It’s arguably more difficult for marketers to do a good job in today’s digital economy. Gone are the days of relying solely on promotional catalogues, stuffed through letterboxes, or batch-and-blast emails, sent to a mailing list.
While traditional tactics still have a time and a place, the business landscape today is hyper competitive. Technology has flooded every industry, making it easier to reach more consumers, but paradoxically more difficult to choose the right channels for your brand and share the right content on them. What’s more, consumers’ attention spans are on the decline, making it harder to cut through the noise.
Enter the rise of immersive marketing, which puts consumers at the centre of a brand’s narrative. With consumers receiving on average 5,000 messages from brands per day, it’s no longer enough to just share content and hope it sticks.
Consumers now want to be participants in brand actions rather than mere observers – and by blurring the physical and digital lines brands can better nudge consumers towards specific actions
Consumers want emotional connections with brands they care about, which means embracing the ability to talk to them on a multitude of different touchpoints to stir up their senses. However, content is crucial to doing immersive marketing right – it’s not about using new technologies and channels for the sake of it, or treating them as a ‘one-size-fits-all approach’ to reaching customers en masse.
Here we explore the rise of immersive marketing, the importance of content in creating immersive strategies that work, and the role of digital asset management (DAM) in bridging the gap between the two.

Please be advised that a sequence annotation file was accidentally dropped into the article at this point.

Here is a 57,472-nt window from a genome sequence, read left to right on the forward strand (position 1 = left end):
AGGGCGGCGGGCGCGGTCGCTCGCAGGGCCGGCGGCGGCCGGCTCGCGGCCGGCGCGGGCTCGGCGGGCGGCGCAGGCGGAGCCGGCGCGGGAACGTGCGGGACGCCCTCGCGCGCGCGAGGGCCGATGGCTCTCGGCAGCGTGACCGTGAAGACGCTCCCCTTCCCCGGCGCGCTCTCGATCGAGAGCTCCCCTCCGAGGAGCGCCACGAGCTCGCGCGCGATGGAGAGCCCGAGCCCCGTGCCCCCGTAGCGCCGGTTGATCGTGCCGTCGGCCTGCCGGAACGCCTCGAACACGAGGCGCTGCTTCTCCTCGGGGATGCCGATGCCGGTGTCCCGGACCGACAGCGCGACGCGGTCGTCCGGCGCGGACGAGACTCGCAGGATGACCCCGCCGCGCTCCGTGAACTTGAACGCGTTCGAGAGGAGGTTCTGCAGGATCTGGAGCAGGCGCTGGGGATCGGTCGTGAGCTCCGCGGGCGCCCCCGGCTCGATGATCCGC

What is immersive marketing?
Immersive marketing is the use of a mix of methods (advertising, public relations, word-of-mouth, digital marketing, partnerships and more) to ‘surround the consumer’ with a consistent message about a brand.
Over the last few years, we’ve seen an explosion in different forms of storytelling that do just this, including audio, video and virtual and augmented reality. According to Ofcom data, six million Brits tune into podcasts each week. The rapid rise of YouTube is also a prime example of how visual consumers have become – collectively, we’re watching over one billion hours of YouTube videos a day, with 400 hours of video uploaded to the site every minute.
Consumers at the heart of the story
These new mediums put consumers right in the middle of a brand’s action, deeper into the conversation, engaged with the story. Consumers now want to be participants, rather than merely observers, and by blurring the physical and digital lines, brands can better nudge consumers towards specific actions – such as buying that T-shirt or trying out that new organic skincare range.
One of the most popular and recent examples of immersive marketing in action is mobile game Pokémon Go, produced by Niantic. Rather than passively interacting with a screen, gamers are transported into an AR-powered, virtual world of fantastical and mythical creatures to be competitively caught in local environs. Pokémon Go’s success has ultimately paved the way for other brands to harness augmented reality to put consumers right into the middle of a brand story, or even simulated environments, for a new breed of heightened storytelling. The New York Times’ “Meditation Journeys” propel viewers to ocean vistas, sun-kissed California hills and similar lush backdrops for guided meditation sessions.